For release: Tuesday, February 23, 2010
New studies supported by the National Institutes of Health shed light on the functions of two genes related to Parkinson’s disease called parkin and PINK1.
The studies connect parkin and PINK1 in a pathway that assures quality control over mitochondria – subcellular factories that are the main source of energy for neurons and most other cells in the body.
One study was led by Richard Youle, Ph.D., a senior investigator at NIH’s National Institute of Neurological Disorders and Stroke (NINDS). The other study was led by Serge Przedborski, M.D., Ph.D., a professor of neurology and pathology at Columbia University Medical Center in New York. This study was funded by NINDS, the National Institute on Aging (NIA), the National Institute of Environmental Health Sciences (NIEHS), the Department of Defense and non-profit foundations.
Parkinson’s disease attacks neurons in the substantia nigra, a part of the brain that helps control movement. The most common symptoms of the disease are involuntary shaking, slow movement, stiffened muscle tone, and impaired balance.
The vast majority of cases of Parkinson’s disease are sporadic, meaning the cause is unknown. About 5-10 percent of cases are caused by mutations in single genes, including parkin, PINK1, SNCA and others. Researchers believe that studying these genes will not only benefit patients with genetic Parkinson’s, but also will yield insights into what causes the sporadic disease. (Indeed, a recent study shows that SNCA is a risk factor for sporadic Parkinson’s.)
One theory holds that sporadic Parkinson’s involves a breakdown of the mitochondria, hammering neurons with a depletion of energy and a buildup of harmful byproducts (called oxidative stress). There is evidence of mitochondrial damage in the substantia nigra of patients. Also, the pesticides paraquat and rotenone can induce Parkinson-like symptoms in animal models, and are known to injure mitochondria. Still, many experts question whether mitochondrial damage is a cause or a consequence of Parkinson’s.
“By showing that parkin and PINK1 are involved in quality control of mitochondria, our data support the idea that mitochondrial damage can play a causative role in Parkinson’s disease,” said Dr. Youle.
Dr. Przedborski noted that “a similar dysfunction of mitochondria could occur even in the absence of a genetic defect. You can imagine that environmental factors or other non-genetic factors could cause mitochondrial damage over time and lead to Parkinson’s disease.”
Prior research had hinted that parkin and PINK1 are important for keeping mitochondria in working order. Cells deficient in either protein have abnormal mitochondria, but the reasons for this were not clear. Last year, Dr. Youle and his team reported that parkin is recruited to damaged mitochondria and that it stimulates their destruction.
The two new studies show that PINK1 is the signal for recruiting parkin. These data came in part from experiments in which the researchers exposed cells to mitochondrial toxins, and tracked the responses of fluorescent-tagged parkin. Parkin moved to the mitochondria damaged by the toxins, and this movement was dependent on PINK1. If the cells lacked PINK1, parkin failed to move to the mitochondria. Giving the cells extra PINK1 or (in Dr. Youle’s study) a version of PINK1 that sticks tightly to all mitochondria – even healthy ones – increased recruitment of parkin to the mitochondria and led to their destruction.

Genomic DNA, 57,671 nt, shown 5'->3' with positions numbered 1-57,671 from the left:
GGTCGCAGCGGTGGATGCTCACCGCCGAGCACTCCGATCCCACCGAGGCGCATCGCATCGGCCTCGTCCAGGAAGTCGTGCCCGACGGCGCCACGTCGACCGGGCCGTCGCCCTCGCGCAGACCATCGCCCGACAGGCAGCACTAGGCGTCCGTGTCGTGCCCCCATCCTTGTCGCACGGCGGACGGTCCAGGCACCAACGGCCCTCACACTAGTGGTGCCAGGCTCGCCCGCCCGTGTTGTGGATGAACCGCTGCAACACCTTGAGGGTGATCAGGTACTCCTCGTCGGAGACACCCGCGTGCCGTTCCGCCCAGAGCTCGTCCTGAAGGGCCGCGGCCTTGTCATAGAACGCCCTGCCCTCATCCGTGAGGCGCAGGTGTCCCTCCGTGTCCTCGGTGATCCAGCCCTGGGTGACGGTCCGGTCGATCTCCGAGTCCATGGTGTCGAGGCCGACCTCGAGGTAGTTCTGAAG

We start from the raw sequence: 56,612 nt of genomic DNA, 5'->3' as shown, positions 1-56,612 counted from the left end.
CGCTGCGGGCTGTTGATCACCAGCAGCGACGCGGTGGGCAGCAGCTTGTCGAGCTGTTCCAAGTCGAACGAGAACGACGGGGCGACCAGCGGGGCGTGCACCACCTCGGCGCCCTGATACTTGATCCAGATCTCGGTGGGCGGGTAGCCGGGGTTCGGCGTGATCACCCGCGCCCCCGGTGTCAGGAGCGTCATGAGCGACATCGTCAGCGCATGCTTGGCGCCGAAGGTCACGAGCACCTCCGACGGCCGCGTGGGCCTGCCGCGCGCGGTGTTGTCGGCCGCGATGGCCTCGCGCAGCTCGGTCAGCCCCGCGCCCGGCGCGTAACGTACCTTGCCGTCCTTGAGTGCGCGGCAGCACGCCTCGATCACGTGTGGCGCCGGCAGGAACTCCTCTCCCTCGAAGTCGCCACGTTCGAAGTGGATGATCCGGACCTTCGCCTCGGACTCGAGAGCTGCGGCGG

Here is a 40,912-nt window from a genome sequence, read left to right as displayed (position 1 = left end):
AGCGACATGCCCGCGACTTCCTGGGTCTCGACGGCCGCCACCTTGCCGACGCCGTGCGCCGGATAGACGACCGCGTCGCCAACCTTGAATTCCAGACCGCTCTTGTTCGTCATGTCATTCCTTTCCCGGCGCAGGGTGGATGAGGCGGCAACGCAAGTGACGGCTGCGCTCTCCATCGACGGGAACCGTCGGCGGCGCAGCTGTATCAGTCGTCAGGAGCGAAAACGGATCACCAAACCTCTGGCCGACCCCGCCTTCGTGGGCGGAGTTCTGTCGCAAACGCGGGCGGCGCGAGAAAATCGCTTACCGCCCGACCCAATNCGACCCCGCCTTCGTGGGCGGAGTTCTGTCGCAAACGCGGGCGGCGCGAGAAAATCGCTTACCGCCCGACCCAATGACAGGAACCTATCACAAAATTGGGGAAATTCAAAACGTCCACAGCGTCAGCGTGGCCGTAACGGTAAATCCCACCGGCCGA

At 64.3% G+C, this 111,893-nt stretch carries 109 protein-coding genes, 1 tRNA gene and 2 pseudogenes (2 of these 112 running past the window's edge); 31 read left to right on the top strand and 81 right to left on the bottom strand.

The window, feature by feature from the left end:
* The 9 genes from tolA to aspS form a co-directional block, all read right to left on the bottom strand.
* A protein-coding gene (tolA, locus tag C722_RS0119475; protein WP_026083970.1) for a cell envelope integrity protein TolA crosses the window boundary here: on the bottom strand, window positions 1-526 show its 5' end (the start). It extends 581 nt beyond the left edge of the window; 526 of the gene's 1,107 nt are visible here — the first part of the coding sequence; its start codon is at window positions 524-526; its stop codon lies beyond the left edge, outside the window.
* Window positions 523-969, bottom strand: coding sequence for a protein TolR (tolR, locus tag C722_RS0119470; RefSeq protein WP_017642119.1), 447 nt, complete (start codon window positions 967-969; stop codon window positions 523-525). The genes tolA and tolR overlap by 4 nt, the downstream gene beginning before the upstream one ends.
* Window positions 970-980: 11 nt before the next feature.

Both research teams confirmed that this pathway is relevant to Parkinson’s disease by showing that several PINK1 and parkin mutations found in patients have adverse effects on parkin recruitment and/or mitochondrial turnover.
One goal of future research is to determine exactly how PINK1 and parkin work together to target mitochondria for destruction. Not all the steps in this process are understood, and there may be other proteins that help PINK1 and parkin interact, the researchers said. A complete understanding of the PINK1-parkin pathway could lead to drug therapies that tip the balance toward healthy mitochondria.
Dr. Youle’s study was published in PLoS Biology*. Other key authors included Derek Narendra, a graduate student in the NIH-Cambridge Biomedical Research Scholars program, and Mark Cookson, Ph.D., an investigator in the Laboratory of Neurogenetics at NIA. Dr. Przedborski’s study was published in Proceedings of the National Academy of Science**. Other key authors included Cristofol Vives-Bauza, Ph.D., Chun Zhou, M.D., Ph.D., and Yong Huang, M.D., Ph.D., of Columbia University; Ted Dawson, M.D., Ph.D., and Valina Dawson, Ph.D., both professors of neurology and neuroscience at the Johns Hopkins University in Baltimore. Dr. Dawson is the Director of the Morris K. Udall Parkinson’s Disease Research Center of Excellence at Johns Hopkins.
- By Daniel Stimson, Ph.D.
*Narendra DP et al. “PINK1 is Selectively Stabilized on Impaired Mitochondria to Activate Parkin.” PLoS Biology, January 26, 2010, Vol. 8(1), e1000298.
**Vives-Bauza C et al. “PINK1-Dependent Recruitment of Parkin to Mitochondria in Mitophagy.” Proceedings of the National Academy of Science, January 5, 2010, Vol. 107(1), pp. 378-83.
Last Modified February 23, 2010